Research detailing the number of pool and spa entrapment incidents recorded globally make shocking reading. Figures covering a six-year period from 2015 to 2021 show 229 entrapment incidents of which 76 were fatal. Incidents occurred in countries across Europe and as far afield as Belarus, China, and Chile.
Spain at 24 and then Brazil at 23, are by far the worst offenders, according to the figures, with 16 reported incidents in Italy, 13 in the USA and Russia as well as 12 in Indonesia. The data has been gathered from several sources including the Consumer Product Safety Commission in the USA, The Blue Cap Foundation, in the Netherlands and Parents4Safety, a German-based organisation.
The research study has been undertaken by UK-based MSi, in a bid to raise awareness of this on-going issue. MSi are the suppliers of the Vac-Alert anti-entrapment safety device. “There have been a worrying number of deaths and injuries resulting from bathers becoming trapped,” says MSi’s Amanda Slade.
“Most people affected by entrapment are under 18-year-olds. “Entrapment can happen as result of faulty outlets, but the main problem occurs in pools that have just one main drain on the bottom as opposed to two drains which are present in newer built pools,” she continues. “If swimmers venture too close to a single drain, they may find themselves drawn in by powerful suction and may find it impossible to break away. It is estimated that millions of older pools throughout the continent have single drains, so this is an urgent issue.”
Typical incidents include that of an 11-year-old boy who drowned in a public pool at Terrasson- Lavilledieu in the Dordogne, France, in 2015, when his leg became trapped in the powerful suction of the pool’s only main drain.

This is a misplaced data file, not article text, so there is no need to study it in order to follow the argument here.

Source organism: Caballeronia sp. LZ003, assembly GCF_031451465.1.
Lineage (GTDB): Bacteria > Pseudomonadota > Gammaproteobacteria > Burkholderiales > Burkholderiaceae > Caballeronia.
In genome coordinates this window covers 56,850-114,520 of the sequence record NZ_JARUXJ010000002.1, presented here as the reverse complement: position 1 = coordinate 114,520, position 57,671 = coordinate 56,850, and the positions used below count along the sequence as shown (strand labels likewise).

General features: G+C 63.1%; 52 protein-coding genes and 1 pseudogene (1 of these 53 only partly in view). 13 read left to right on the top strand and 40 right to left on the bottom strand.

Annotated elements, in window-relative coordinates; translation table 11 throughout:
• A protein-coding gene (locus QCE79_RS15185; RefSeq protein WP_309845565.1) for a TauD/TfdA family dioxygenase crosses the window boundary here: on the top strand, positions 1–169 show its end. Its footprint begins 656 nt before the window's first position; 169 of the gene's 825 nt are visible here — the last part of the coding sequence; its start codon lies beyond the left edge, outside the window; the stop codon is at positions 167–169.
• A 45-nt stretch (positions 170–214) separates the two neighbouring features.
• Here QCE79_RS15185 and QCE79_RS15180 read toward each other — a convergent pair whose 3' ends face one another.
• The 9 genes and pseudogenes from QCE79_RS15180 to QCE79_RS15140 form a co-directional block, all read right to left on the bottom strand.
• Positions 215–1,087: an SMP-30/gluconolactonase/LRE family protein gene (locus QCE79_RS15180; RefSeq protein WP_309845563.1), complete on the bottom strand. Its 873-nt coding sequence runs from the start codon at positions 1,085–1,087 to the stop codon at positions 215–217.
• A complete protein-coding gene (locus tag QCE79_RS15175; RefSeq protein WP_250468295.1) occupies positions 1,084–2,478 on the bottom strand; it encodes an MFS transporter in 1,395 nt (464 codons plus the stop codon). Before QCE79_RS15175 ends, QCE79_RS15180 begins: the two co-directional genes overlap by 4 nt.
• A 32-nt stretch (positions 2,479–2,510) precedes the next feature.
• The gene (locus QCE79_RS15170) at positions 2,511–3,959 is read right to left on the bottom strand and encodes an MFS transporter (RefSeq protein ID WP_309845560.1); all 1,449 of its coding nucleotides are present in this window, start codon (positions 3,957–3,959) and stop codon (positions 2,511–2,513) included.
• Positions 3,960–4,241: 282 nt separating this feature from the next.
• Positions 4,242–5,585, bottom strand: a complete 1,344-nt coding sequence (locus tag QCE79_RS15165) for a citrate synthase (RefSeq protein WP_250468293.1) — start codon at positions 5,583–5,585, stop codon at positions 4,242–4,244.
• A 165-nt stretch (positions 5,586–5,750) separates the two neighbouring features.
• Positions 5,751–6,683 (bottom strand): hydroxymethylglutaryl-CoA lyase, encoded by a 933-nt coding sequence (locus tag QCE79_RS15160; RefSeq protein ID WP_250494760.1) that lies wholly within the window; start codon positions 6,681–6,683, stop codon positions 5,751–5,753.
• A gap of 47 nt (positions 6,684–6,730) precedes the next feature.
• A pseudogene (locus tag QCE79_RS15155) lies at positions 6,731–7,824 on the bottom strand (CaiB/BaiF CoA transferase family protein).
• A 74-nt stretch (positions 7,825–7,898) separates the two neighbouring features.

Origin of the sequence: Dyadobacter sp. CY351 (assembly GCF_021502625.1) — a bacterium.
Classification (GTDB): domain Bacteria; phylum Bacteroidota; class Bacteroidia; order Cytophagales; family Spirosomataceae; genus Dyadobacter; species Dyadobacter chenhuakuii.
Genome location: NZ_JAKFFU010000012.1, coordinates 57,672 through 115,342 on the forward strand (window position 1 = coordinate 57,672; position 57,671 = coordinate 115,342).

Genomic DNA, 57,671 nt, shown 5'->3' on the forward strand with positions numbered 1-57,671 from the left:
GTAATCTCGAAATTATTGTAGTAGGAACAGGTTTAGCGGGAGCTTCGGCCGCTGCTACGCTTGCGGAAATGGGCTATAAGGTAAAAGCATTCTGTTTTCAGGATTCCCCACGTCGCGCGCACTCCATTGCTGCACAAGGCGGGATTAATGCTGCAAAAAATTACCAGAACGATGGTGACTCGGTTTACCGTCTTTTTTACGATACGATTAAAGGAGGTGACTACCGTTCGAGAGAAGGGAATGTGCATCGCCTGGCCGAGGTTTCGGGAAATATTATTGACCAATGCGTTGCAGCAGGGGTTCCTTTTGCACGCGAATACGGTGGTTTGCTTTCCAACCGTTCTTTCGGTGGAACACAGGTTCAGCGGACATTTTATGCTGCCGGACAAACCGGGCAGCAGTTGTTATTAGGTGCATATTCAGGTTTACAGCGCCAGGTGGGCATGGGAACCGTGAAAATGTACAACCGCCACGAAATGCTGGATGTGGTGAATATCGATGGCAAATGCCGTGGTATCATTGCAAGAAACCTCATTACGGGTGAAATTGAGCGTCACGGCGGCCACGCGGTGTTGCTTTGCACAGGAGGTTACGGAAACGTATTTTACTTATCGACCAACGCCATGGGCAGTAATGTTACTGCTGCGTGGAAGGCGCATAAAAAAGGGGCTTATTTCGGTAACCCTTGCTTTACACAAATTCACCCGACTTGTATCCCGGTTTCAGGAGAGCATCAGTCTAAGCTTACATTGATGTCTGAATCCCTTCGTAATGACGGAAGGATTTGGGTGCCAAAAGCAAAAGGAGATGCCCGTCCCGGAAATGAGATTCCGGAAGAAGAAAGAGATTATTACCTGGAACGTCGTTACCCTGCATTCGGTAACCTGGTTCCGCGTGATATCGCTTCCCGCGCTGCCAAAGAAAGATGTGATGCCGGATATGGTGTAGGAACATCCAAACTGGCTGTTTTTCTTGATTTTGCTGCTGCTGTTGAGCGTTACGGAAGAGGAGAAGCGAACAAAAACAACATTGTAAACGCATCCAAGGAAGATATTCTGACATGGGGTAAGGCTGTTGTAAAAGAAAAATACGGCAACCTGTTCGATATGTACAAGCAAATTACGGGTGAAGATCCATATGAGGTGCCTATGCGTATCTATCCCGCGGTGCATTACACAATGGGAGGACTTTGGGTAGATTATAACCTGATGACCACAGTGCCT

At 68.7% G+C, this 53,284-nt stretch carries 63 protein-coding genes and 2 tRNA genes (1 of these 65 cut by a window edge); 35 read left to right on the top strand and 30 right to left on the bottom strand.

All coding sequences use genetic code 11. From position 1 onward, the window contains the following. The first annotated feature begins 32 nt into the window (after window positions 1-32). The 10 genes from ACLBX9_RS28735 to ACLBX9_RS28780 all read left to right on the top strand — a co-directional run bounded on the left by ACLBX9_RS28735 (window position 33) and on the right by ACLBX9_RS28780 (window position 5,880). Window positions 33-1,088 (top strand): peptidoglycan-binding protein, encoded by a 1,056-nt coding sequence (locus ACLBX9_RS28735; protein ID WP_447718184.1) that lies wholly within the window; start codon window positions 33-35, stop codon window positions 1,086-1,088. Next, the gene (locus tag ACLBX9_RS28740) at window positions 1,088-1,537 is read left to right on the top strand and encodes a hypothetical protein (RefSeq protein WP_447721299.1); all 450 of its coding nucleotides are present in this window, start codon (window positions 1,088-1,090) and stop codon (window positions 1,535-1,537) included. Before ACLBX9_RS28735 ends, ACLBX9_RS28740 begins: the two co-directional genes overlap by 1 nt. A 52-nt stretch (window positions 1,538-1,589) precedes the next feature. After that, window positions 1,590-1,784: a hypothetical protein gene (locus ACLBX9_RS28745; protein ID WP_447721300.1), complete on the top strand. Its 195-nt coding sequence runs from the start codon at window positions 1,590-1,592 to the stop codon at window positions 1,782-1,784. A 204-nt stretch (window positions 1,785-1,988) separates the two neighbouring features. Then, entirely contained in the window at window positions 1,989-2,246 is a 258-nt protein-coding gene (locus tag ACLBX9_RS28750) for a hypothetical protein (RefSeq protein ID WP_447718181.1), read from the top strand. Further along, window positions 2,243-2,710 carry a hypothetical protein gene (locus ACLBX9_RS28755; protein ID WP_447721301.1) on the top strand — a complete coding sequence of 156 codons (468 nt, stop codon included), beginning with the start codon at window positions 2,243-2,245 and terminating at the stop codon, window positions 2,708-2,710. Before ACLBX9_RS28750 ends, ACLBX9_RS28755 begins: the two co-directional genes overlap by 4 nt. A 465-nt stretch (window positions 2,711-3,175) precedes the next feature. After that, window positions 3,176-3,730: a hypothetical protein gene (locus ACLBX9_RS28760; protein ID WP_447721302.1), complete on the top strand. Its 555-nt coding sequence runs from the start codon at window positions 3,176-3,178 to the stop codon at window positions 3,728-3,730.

In a separate case, six-year-old Zachery Chon died after being trapped by the arm and a 14-year-old girl died in Tunisia after jumping into the pool. Adults have also suffered from entrapment, for example, 33-year-old John Van Hoy was trapped in a spa at Sandals Royal Bahamian Resort in Nassau.
All swimming pools are susceptible to entrapment unless they have a minimum of two main drains or are fitted with an anti-vacuum safety system. In the UK, modern pools are built to comply with BSEN 15288 and industry standards and have two drains which are arranged so that there is no risk of bathers being pulled towards them and becoming trapped.
“Retrofitting an additional main drain into a long-established swimming pool is complex and costly,” says Amanda. “It involves closing and draining the pool, installing the second outlet, refilling the pool, chemical treatment and re-heating the water. “This is a labour intensive and expensive process. Consequently, second drains are not installed in many overseas pools, leaving bathers vulnerable to entrapment,” she adds. “Commercial installation of a Vac- Alert is far cheaper than retrofitting an additional main drain, which would involve major construction costs.”
A cost-efficient and effective solution is an anti-vacuum safety system. The Vac-Alert is such a safety system – it will prevent a person being trapped by a drain. Vac-Alert responds within a millisecond to any increase in filter pump suction, freeing a trapped bather from a life-threatening situation.
Vac-Alert systems are used by some leading hotel groups to ensure their pools are entrapment risk-free. The full entrapment research data is now available from MSi, free of charge. Please contact the team via the details below.